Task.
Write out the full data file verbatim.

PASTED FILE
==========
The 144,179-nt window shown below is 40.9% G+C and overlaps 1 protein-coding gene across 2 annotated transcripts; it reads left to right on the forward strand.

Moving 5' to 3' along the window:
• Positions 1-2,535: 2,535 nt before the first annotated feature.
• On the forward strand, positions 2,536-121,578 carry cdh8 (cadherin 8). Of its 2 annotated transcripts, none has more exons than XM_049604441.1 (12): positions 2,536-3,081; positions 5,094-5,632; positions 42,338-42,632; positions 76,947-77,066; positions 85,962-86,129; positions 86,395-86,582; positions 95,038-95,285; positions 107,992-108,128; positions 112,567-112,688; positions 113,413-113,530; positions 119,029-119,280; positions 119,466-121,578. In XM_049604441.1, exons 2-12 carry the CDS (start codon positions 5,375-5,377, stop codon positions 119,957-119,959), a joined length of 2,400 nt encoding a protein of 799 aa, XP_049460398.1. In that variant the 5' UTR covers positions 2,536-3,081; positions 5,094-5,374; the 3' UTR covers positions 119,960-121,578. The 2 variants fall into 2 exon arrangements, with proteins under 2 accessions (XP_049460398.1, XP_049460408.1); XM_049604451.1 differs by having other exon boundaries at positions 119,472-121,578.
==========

The 144,179-nt window shown below is 40.9% G+C and overlaps 1 protein-coding gene across 2 annotated transcripts; it reads left to right on the forward strand.

Moving 5' to 3' along the window:
• Positions 1-2,535: 2,535 nt before the first annotated feature.
• On the forward strand, positions 2,536-121,578 carry cdh8 (cadherin 8). Of its 2 annotated transcripts, none has more exons than XM_049604441.1 (12): positions 2,536-3,081; positions 5,094-5,632; positions 42,338-42,632; positions 76,947-77,066; positions 85,962-86,129; positions 86,395-86,582; positions 95,038-95,285; positions 107,992-108,128; positions 112,567-112,688; positions 113,413-113,530; positions 119,029-119,280; positions 119,466-121,578. In XM_049604441.1, exons 2-12 carry the CDS (start codon positions 5,375-5,377, stop codon positions 119,957-119,959), a joined length of 2,400 nt encoding a protein of 799 aa, XP_049460398.1. In that variant the 5' UTR covers positions 2,536-3,081; positions 5,094-5,374; the 3' UTR covers positions 119,960-121,578. The 2 variants fall into 2 exon arrangements, with proteins under 2 accessions (XP_049460398.1, XP_049460408.1); XM_049604451.1 differs by having other exon boundaries at positions 119,472-121,578.